Five Reasons Breastfeeding Needs To Be Normalized
Your baby starts crying and isn’t tired or in need of a diaper change. You deduce that she is hungry, so you lift up your shirt, pull down the flap of your bra, and start breastfeeding. Sounds simple enough, right?
Well, it should be, but that is not always the case. For some reason, even in 2020, there are still people in the world who think that breastfeeding should be done in private only. That a mother feeding her baby, a natural part of being a mom, should not be done in public unless the baby is being fed from a bottle (and no shame with that, we are totally cool with whatever works for each individual mama – no judgment here!).
But why the shame with a woman exposing her breast in the name of nourishment? Boobs are awesome! And breastfeeding mamas are taking it out solely to allow their child to latch on and chow down.
Even though World Breastfeeding Week isn’t until next month ( August 1-7 if you want to mark your calendar now), we can’t wait until then to give you our reasons why breastfeeding needs to be normalized now.
Babies get hangry.
According to the CDC website, in the first few weeks and months, a breastfed baby will need to eat anywhere 8-12 times in a 24 hour period. And you know what they do when they are hungry? They get hangry and they cry – a lot!
When I’m hungry, I eat. If I’m home, I go to the fridge. If I’m out, I’ll grab something at a restaurant or convenience store. And if I’m really starving, I sometimes just grab a bag of chips and devour them in the front seat of my car. The point is, I am an adult and when I am hungry and want to eat, I do just that – no matter where I am. So why should a baby have to wait or continue crying if when their food is readily available?
Breastfeeding is healthy.
Breastfeeding is healthy. Mothers that breastfeed lower the risk of ovarian cancer, breast cancer, type 2 diabetes, and high blood pressure. Breastfed infants are better protected against developing asthma, SIDS, type 1 diabetes, ear infections, and gastrointestinal issues.
It’s convenient, too.
It’s hard for new moms to find time for a 10-minute shower, let alone getting out of the house. Between making sure the baby is changed and buckled in their car seat, grabbing the diapers, packing the blankets (*wipes brow*). Just thinking about it is exhausting! One of the great parts of breastfeeding is that it is convenient. No formula to make, bottles to sterilize or heat up – just insert, latch, and you are good to go. It’s hard enough physically and emotionally to be a new mom. It shouldn’t be made harder by making a mother feel self-conscious about feeding her child while at the park getting some fresh air.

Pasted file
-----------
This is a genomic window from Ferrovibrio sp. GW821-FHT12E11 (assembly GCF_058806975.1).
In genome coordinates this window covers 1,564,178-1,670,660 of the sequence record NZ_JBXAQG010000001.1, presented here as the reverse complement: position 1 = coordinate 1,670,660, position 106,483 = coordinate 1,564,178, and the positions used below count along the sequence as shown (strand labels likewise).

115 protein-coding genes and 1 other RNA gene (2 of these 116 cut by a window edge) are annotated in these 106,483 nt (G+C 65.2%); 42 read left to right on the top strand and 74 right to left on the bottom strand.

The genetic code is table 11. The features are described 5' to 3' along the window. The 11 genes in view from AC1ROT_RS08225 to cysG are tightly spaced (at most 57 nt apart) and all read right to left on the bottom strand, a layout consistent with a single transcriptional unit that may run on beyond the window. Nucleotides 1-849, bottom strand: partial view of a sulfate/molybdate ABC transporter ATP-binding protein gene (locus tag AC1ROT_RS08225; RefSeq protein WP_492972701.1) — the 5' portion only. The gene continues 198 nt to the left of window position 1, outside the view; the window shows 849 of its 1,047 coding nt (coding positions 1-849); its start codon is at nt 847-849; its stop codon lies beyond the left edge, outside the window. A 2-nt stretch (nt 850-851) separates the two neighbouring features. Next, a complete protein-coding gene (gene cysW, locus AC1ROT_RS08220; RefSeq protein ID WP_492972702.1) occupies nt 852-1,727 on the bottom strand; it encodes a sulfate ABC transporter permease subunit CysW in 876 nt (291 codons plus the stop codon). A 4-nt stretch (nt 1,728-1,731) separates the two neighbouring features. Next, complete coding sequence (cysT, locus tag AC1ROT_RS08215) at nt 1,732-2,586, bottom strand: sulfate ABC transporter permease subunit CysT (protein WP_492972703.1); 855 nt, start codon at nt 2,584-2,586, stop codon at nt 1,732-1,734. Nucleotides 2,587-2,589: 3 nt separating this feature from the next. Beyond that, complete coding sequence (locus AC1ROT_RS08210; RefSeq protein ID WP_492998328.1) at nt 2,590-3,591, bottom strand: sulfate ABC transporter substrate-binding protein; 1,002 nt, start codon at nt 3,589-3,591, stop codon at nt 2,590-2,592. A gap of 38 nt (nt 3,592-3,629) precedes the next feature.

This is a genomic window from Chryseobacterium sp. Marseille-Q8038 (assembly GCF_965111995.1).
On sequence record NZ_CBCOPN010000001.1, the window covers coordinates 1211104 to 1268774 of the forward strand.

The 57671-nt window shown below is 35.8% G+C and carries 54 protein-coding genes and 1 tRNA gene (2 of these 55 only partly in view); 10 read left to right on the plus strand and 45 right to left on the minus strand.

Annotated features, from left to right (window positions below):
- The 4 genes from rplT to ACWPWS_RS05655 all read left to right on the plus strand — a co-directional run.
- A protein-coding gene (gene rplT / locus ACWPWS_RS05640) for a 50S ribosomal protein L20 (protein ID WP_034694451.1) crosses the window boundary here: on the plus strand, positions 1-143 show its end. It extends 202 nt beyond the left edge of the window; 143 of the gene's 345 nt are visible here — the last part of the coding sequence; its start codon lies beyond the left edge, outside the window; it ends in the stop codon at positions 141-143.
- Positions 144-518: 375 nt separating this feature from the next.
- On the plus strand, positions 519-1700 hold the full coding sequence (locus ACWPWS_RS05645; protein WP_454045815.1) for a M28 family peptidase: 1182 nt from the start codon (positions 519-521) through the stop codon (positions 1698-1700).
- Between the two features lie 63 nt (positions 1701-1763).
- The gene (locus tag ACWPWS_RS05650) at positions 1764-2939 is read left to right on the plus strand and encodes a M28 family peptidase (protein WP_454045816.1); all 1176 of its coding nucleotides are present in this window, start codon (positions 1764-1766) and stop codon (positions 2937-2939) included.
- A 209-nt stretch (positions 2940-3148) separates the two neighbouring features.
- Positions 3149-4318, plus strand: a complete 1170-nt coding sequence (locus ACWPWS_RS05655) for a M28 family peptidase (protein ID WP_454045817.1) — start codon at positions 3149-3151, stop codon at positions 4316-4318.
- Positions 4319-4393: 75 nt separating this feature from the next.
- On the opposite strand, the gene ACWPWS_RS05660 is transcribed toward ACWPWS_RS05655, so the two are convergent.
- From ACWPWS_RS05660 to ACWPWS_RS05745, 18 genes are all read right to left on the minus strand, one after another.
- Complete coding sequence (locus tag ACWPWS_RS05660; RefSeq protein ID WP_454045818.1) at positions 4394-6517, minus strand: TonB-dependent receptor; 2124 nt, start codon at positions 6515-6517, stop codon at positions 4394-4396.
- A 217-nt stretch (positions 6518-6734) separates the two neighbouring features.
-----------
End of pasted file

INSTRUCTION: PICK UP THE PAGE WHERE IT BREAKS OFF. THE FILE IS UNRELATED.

Women are legally allowed to breastfeed in ANY public or private location in all 50 states, the District of Columbia, Puerto Rico, and the Virgin Islands. (In 2018, Idaho and Utah became the last two states to protect breastfeeding moms. The Idaho bill-sponsor, Representative Paul Amador said at the time, “Personally, I find it disappointing that we’re in 2018 and we still haven’t passed this law in Idaho. I also believe the health and nutritional choices of our families are best left as decisions for our families, not our government.”)
People swim in bikinis, run in sports bras, and bike in shorts so tight that nothing is left to the imagination (yes, I am talking to you guy who biked past me this morning who was not employed by UPS but certainly was carrying a large package) and yet we never think twice (as we shouldn’t). So, why does breastfeeding make some people so squeamish? It’s a nipple – every mammal has one!
In a 2019 article in USA Today, lactation consultant Norma Escobar said, “In a society where breasts are seen as sexual, the sight of a baby feeding at a breast can seem inappropriate.”
The key here is “seem” – it may seem inappropriate, but it is a totally natural process. If it makes you uncomfortable, just look away! Remember, a breastfeeding mom is NOT exposing herself to titillate – she’s trying to feed, nurture, and comfort her child. So, if breastfeeding makes people uncomfortable, they should get their mind out of the gutter and out of my cleavage.
Written by: Randi Mazzella